The collection documents the development of the twine binder, the accomplishments of several inventors in the agricultural machinery industry, and the efforts of Steward and others to dispute the importance of Cyrus Hall McCormick as an inventor. Includes patent applications of and correspondence with John F. Appleby, James Deering, William Deering, Elijah Gammon, C. W. Marsh, George Rugg, Cyrenus Wheeler, various agricultural equipment companies, and several pioneering inventors in the field; correspondence with and genealogical research about Obed Hussey; and notes, clippings, and drafts for a book that was posthumously published as "The Reaper: A History of the Efforts of Those Who Justly May be Said to Have Made Bread Cheap." Also included are correspondence and magazine articles pertaining to Steward’s 1896 effort to stop a Bureau of Engraving and Printing plan to mint a ten dollar silver certificate with Cyrus McCormick’s image; documents relating to competitions among agricultural equipment manufacturers, including the Paris Exposition of 1900 (in French and English) and the 1900 Siamese Royal Commission Louisiana Purchase Exposition; correspondence about Steward’s historical research and publications; and material relating to the purchase and improvements of Steward’s farm in Fox, Kendall County, Illinois.
extent0.8 c.f. (2 archives boxes)
formatsBusiness Papers Correspondence Legal Papers Clippings Manuscript
accessContact repository for restrictions and policies.
record sourcehttp://arcat.library.wisc.edu/
finding aidRegister
acquisition informationForms part of the McCormick Collection.
updated11/12/2014 11:29:55
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titleStanley R. McCormick Papers, 1881-1945.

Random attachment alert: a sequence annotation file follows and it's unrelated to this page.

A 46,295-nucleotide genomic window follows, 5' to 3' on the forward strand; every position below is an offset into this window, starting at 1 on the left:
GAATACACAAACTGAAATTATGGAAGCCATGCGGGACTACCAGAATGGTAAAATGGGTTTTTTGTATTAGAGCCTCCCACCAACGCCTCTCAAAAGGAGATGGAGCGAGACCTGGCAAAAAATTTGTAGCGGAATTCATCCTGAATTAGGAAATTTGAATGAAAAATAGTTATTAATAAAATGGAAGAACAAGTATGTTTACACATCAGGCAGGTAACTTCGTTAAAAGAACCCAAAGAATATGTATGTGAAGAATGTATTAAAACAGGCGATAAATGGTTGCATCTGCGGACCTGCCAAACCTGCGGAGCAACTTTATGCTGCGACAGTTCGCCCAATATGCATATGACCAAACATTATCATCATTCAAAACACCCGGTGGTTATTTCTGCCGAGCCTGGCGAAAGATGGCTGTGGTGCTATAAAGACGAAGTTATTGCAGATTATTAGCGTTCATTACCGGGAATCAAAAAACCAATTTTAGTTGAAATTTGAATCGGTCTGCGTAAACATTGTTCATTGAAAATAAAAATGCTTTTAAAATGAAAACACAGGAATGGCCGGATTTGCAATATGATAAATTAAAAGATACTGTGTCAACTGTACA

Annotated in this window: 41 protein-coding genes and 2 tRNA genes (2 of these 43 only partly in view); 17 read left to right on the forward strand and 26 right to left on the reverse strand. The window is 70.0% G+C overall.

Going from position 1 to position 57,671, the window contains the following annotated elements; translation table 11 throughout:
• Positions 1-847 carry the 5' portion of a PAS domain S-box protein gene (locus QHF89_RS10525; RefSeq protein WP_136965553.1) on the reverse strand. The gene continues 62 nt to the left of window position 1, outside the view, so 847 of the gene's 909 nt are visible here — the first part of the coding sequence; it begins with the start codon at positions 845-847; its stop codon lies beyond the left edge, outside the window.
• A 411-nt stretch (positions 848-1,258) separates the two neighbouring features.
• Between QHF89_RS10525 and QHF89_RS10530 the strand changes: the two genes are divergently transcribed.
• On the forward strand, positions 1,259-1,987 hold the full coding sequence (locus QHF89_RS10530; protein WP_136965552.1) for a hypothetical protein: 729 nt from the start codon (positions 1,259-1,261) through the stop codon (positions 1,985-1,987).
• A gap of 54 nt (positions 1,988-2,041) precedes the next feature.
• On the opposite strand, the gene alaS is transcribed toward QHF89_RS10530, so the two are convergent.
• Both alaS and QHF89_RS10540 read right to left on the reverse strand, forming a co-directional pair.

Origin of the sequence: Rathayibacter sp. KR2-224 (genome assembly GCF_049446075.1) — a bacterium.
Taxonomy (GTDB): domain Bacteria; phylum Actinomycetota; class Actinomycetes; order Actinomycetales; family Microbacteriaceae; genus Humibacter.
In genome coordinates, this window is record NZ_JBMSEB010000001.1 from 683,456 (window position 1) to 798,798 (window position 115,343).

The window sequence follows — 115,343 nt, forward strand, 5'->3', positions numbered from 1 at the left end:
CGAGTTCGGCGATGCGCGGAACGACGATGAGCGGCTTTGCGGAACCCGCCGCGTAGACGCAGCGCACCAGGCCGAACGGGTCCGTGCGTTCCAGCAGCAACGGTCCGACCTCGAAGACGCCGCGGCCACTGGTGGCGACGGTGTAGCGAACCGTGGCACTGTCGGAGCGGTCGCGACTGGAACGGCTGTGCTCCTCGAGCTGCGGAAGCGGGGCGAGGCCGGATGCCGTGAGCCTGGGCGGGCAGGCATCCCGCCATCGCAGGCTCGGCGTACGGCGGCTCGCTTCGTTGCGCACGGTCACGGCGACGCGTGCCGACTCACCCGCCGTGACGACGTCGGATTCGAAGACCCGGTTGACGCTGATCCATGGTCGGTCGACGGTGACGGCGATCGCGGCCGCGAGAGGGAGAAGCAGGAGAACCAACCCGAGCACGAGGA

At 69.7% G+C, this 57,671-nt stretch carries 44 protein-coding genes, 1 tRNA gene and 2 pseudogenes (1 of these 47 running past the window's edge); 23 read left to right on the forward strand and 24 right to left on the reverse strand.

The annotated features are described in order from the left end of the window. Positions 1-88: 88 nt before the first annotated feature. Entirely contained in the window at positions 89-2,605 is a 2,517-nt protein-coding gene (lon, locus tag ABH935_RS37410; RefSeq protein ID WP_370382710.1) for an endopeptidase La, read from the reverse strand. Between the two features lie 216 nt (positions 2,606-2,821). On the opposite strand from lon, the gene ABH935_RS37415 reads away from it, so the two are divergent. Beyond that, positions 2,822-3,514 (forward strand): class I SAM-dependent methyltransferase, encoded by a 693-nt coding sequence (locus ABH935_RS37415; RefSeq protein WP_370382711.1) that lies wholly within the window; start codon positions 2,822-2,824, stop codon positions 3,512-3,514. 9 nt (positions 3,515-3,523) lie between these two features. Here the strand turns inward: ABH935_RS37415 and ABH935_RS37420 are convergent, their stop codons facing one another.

repositoryWisconsin Historical Society
collection titlePapers of Stanley R. McCormick, youngest son of industrialist Cyrus Hall and Nettie Fowler McCormick, who became mentally incompetent at the age of thirty-two; consisting of correspondence, notes, minutes, financial accounts, medical reports and charts, legal documents, and transcripts of court hearings. These concern his early business interests, arrangements for his care, controversies between the McCormicks and his wife Katherine, whom he married in 1904, and reports of medical consultants.
The papers contain business letters of 1899 and 1900, chiefly in the latter year when he represented the McCormick Harvesting Machine Company at the Paris exposition and corresponded with his Chicago office, his brothers Cyrus, Jr. and Harold, their competitor James Deering, and the Company manager in Hamburg, Germany, W. V. Couchman. A few letters and accounts appear relating to his Cimarron Ranch on the historic Maxwell Land Grant in New Mexico, acquired in 1898 with John W. Garrett but later developed by McCormick.

The bulk of the papers deal with the many problems concerning McCormick’s care after his breakdown in 1906, and his progressive incapacitatin due to a mental disease diagnosed as catatonia. In addition to letters of his wife, members of the McCormick family, and a few friends, correspondence of doctors and psychiatrists such as Frank Billings, Henry Baird Favill, C. G. Jung, Adolf Meyer, and George Tuttle is included, as is a special medical evaluation by August Hoch and Emil Kraepelin. Medical correspondence, reports by nurses and staff, minutes of the board of guardians, financial accounts, and arrangements for his care at the spacious California home provided him are all filed. Four volumes contain court proceedings of 1929-1930 regarding the question of guardianship and his multimillion-dollar estate. Guardians at various times included his wife, Dr. Favill, Cyrus Bentley, Anita McCormick Blaine, Harold Fowler McCormick, and Cyrus McCormick, Jr.

The processed portion of this collection is summarized above, dates 1881-1945, and is described in the register. There are unprocessed additions dating 1890-1909 which are described below.
extent6.0 c.f. (15 archives boxes including 6 volumes); plus additions of 0.8 c.f.
formatsCorrespondence Notes Financial Records Legal Papers Ephemera
accessContact repository for restrictions and policies.
record sourcehttp://arcat.library.wisc.edu/
finding aidRegister to the processed portion. Also described in Guide to the McCormick Collection, Margaret R. Hafstad, ed., Madison: 1973.
acquisition informationForms part of the McCormick Collection.
updated11/12/2014 11:29:55
....................................................................